The Karen Village of Ban Huai Kaipa, Thailand Content from the guide to life, the universe and everything

The Karen Village of Ban Huai Kaipa, Thailand

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Ban Huai Kaipa is a small village in the province Mae Hong Son, which is situated in the north west corner of Thailand close to the border of Myanmar (Burma). There is no public transportation to such small villages. The only way to get there is actually with the yellow 'taxis' which are actually privately-owned re-built vans. The problem, however, with using these taxis is that it's almost impossible to know when you'll be able to get back to your original starting point.

There are about 200 people living in Ban Huai Kaipa, all part of the largest hill tribe in Thailand called Karen. The majority of the Karen people live in Myanmar, and yet they also form by far the largest of the major tribes of northern Thailand.

There are as many as 280,000 Karens living in Thailand. There are, however, several subgroups of Karen people. The one in Ban Huai Kaipa is part of the group, 'Sgaw Karen'. Karen women are known all over Thailand for their weaving skills, and their products can be found both in Chiang Mai and in Bangkok. However, if you're considering buying any of the products, you should preferably buy them in any of the villages, since that's the best way to ensure that your money goes straight to the women and not to the businessmen.


Karens are originally animist, but about 25% of the Karens in Thailand have been converted to Christianity. Ban Huai Kaipa is a Baptist village and almost everyone there is a devoted Christian. It's very hard to know for how long the village have been Christian since the people there really don't like to talk about it. Also, the whole subject of Christian missionary work here is a bit if thorny subject. The first missionaries came from Germany and after them, more missionaries followed from countries like America, Sweden and New Zealand.


The Karen people have a different food culture than the Thais. It's this Researcher's belief that they take what nature offers them more readily than the Thais do. The food is always served with rice, with several small dishes - one of them always seeming to be fried eggs.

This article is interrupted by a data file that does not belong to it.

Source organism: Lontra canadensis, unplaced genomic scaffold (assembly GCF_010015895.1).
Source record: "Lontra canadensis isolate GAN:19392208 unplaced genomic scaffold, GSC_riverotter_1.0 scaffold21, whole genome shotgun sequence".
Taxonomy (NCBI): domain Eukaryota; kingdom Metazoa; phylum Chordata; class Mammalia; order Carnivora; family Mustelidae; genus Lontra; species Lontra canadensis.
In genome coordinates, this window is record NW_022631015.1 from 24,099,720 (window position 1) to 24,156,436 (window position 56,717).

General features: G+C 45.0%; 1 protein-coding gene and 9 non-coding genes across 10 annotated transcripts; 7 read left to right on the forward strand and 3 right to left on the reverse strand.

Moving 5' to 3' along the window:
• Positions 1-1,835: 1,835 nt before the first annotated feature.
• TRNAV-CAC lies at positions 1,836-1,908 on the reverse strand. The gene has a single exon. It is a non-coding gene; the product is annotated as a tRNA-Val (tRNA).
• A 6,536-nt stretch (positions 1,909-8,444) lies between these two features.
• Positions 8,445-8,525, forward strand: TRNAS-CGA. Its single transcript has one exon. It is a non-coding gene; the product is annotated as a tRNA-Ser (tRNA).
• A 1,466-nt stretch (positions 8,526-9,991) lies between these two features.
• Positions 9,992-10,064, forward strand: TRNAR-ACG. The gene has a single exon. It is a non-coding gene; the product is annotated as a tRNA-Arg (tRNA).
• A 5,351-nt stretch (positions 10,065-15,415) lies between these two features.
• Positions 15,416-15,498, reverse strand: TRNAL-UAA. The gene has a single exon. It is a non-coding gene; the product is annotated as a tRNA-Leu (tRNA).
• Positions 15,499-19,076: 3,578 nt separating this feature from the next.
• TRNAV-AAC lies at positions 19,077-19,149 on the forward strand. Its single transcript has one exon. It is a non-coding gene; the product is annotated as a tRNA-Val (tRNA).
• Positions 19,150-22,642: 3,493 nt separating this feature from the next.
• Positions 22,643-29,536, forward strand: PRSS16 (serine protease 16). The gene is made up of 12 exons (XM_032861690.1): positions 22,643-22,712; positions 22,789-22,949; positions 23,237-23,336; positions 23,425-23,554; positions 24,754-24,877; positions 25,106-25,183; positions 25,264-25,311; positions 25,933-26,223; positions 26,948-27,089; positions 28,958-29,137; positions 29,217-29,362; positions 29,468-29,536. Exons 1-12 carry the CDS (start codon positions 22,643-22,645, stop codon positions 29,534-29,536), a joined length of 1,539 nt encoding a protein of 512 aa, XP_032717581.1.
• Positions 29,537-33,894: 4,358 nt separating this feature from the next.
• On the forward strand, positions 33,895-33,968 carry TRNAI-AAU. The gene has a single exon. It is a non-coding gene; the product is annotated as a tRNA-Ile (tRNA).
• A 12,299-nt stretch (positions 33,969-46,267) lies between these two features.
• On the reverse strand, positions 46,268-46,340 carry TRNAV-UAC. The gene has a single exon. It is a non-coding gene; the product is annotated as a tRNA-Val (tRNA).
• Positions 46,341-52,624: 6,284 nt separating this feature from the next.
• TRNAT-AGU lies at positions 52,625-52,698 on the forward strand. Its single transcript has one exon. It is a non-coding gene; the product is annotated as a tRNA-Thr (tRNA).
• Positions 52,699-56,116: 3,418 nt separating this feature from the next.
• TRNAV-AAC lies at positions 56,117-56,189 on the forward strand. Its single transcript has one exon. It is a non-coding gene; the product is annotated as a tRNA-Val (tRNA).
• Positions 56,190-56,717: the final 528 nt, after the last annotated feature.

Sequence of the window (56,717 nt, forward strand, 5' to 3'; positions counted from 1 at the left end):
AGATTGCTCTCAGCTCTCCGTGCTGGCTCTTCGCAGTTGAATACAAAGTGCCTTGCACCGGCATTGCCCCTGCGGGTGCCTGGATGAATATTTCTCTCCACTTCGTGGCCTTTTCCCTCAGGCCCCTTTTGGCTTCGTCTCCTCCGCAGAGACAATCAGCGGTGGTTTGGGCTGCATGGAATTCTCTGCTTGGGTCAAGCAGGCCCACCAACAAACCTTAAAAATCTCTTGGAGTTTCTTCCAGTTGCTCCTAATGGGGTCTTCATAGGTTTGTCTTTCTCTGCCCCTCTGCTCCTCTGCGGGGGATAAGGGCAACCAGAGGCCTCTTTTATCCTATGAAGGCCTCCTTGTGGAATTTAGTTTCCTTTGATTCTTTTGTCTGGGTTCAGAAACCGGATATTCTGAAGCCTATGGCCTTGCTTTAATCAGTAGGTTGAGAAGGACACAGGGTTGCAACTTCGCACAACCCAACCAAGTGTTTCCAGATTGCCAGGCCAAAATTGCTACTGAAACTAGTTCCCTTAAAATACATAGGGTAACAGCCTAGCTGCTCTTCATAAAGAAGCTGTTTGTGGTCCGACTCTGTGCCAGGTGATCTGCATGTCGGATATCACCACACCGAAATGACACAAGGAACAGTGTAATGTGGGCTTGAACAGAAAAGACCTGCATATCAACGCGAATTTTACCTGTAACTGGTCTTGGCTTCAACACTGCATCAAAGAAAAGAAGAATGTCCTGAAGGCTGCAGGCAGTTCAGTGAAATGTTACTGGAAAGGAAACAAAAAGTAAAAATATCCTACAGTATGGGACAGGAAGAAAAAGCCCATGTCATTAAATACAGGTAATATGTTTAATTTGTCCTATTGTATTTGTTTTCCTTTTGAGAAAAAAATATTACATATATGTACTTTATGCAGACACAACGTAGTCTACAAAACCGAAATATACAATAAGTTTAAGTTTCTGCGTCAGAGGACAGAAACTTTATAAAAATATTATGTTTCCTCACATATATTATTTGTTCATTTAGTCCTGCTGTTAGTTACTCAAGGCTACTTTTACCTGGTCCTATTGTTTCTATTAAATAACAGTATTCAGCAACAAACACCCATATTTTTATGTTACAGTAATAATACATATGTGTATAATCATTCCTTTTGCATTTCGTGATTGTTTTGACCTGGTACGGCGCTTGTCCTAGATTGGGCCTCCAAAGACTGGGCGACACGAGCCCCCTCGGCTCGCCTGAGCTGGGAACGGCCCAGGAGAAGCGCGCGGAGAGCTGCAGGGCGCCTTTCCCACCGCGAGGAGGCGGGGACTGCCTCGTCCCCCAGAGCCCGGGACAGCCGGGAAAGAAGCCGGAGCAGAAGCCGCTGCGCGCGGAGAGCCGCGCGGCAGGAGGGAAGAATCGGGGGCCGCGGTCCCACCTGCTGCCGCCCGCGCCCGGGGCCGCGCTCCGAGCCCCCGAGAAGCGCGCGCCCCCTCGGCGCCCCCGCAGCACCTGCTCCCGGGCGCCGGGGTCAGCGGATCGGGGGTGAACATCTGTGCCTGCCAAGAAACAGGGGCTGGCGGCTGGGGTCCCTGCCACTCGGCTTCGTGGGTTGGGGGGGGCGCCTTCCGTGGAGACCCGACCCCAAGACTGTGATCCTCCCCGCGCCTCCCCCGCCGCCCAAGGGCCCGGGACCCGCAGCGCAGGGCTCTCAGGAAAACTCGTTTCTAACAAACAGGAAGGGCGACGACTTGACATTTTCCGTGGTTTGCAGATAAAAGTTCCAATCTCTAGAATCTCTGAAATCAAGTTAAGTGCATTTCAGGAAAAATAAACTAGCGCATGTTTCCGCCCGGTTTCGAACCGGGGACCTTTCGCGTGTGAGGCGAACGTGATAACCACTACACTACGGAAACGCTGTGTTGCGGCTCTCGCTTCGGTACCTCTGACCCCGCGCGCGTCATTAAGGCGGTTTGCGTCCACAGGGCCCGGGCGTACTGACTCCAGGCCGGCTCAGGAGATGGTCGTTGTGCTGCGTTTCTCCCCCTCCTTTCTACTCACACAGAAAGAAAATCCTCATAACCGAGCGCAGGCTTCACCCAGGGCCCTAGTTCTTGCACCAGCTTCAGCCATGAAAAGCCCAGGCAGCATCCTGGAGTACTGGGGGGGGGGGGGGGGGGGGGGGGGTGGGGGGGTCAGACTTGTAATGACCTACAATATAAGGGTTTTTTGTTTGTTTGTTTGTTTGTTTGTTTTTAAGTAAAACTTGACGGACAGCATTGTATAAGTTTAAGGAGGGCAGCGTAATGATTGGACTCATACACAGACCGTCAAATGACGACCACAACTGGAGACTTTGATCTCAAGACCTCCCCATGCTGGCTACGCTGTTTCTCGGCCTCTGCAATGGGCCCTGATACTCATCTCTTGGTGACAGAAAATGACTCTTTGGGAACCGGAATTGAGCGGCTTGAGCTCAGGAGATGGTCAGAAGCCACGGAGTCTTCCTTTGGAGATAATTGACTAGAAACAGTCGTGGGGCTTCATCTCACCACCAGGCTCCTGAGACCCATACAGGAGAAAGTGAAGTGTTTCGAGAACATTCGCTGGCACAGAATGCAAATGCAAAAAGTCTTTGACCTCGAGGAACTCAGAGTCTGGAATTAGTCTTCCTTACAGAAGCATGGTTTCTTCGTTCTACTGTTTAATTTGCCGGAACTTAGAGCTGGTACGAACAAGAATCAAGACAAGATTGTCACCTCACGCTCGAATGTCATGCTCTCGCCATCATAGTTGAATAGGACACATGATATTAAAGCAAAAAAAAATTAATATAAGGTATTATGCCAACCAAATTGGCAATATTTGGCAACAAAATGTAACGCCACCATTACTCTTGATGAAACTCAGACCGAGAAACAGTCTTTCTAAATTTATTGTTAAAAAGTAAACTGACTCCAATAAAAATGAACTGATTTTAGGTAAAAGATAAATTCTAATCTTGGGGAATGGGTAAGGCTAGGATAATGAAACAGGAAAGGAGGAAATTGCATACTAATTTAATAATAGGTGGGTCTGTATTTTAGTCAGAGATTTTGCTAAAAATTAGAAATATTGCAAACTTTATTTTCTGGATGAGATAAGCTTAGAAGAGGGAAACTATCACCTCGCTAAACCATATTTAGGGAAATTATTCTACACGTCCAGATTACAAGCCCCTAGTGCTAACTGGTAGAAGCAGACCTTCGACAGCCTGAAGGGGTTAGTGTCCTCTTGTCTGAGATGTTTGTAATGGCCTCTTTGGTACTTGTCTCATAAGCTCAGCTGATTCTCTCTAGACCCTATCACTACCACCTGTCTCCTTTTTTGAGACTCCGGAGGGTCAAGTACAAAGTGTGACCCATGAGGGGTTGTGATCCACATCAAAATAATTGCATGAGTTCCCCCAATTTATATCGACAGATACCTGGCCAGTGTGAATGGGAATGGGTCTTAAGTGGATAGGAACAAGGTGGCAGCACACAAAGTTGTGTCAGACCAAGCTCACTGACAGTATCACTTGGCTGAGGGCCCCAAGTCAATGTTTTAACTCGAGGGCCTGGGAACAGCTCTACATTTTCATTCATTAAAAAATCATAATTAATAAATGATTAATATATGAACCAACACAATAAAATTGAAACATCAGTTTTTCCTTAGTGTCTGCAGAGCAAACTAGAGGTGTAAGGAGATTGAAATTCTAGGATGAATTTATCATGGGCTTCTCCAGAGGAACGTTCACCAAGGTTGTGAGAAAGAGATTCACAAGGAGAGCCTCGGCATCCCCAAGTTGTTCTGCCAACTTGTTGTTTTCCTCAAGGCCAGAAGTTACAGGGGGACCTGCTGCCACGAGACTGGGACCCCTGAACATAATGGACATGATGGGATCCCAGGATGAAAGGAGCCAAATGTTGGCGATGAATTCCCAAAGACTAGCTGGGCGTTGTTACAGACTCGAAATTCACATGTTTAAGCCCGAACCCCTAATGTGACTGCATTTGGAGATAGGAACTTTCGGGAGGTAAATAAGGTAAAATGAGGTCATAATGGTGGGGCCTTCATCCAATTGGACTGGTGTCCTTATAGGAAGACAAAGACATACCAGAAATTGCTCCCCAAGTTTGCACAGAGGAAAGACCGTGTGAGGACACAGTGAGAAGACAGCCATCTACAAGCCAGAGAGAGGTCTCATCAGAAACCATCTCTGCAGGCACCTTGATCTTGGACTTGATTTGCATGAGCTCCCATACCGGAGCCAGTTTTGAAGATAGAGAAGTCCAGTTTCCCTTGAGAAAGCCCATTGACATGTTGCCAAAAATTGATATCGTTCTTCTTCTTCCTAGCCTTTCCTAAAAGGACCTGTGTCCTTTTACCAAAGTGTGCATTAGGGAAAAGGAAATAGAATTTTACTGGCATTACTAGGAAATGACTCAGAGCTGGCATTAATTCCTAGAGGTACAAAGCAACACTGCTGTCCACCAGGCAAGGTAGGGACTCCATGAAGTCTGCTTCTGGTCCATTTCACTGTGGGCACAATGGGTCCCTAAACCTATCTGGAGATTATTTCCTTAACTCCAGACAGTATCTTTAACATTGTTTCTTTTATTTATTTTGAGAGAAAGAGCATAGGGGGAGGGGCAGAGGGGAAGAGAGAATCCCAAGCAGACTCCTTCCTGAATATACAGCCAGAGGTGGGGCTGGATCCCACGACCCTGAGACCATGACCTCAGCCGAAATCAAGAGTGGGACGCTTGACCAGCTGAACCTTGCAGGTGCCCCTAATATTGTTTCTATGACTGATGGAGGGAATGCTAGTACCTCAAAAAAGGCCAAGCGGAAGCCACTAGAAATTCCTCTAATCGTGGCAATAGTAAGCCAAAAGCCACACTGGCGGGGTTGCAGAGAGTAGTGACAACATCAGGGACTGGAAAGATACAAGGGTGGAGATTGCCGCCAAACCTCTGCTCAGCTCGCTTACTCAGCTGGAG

Some of the more odd things you might be served are:

  • Fried ants - a quite tickling feeling in the mouth, but it don't taste much.

  • Boiled rotten fish - this Researcher can't really recommend that one.

  • Boiled frogs - tasty; at least it looks like chicken.

  • Fried beetles - doesn't taste of much, but very crunchy!

  • Monkey - light meat, hard to explain the taste. Like other meat, but harder to chew.


The Sgaw Karen people have their own language and alphabet. Their language is called 'Packayah' and isn't even closely related to Thai; the Thais don't understand a word of Packayah. Most of the Karens understand and speak Thai, though, especially the younger people, since all education nowadays is held in Thai.

Some common Packayah phrases are:

  • Tabblu - hello, thank you
  • Tabblu doma - thank you very much
  • Tabba ta namiba - (Same as the Thai word 'mai pen rai') you're welcome, never mind, whatever
  • Gaulla geh - good morning
  • Halla geh - good day
  • Nila geh - good evening
  • Nalla geh - good night
  • Oshua - how are you
  • Oshu - I'm fine
  • Ome - eat
  • Ome villi - (I've) already eaten


Since the village I lived in was strictly Christian Baptist there were no alcohol or drugs other then tobacco there. However, their homemade cigarettes are really good. They remind you more of a thin cigar than a normal cigarette and are made from homegrown tobacco and small pieces from the tamarind tree. Although it looks as if many of the elderly people are full of blood in their mouths it is nothing to worry about. It depends on the tobacco they are chewing.


In the rice season (from June to December) rice is the only crop that the Karens grow. In the rest of the year, however, the people grow crops from which it is possible to make money ie, tobacco, garlic, soybeans and eggplants (aubergines). In the evenings the people in the village spend time together and often they will gather in front of the fireplace and just talk. The people don't have much in the way of material wealth, but they've still they got everything they need. What they need isn't much. And they don't seem to wish for more either. This Researcher envied them for this.

From what I have seen I would say that the Karen people are a very easy-going and friendly people who really seem to care about each other. Everywhere you go you are always greeted with a big smile and an oshua? (See Language section above). You smile back and reply with an oshu! They will always offer you to join them if they are going to eat or if they are eating when you arrive.


If you go hiking in the northern parts of Thailand you can be sure to come across people who want to sell you a guided tour to 'a real hill tribe village', often a Karen village. There's nothing wrong with these tours since it's the only way for many people to see and meet the different hill tribes. Just have in mind that the people in the village get paid for having people like you to come and meet them. Therefore what you see is a staged show for tourists rather than a snapshot of their everyday life. The Longneck Karen are such an example. The tradition and culture that makes the women wear rings around their necks are long gone and is only kept alive for tourists who pay a lot of money for the opportunity to meet and photograph them. Other Karens don't like to be associated with them and tend to see them as 'sell-outs'.

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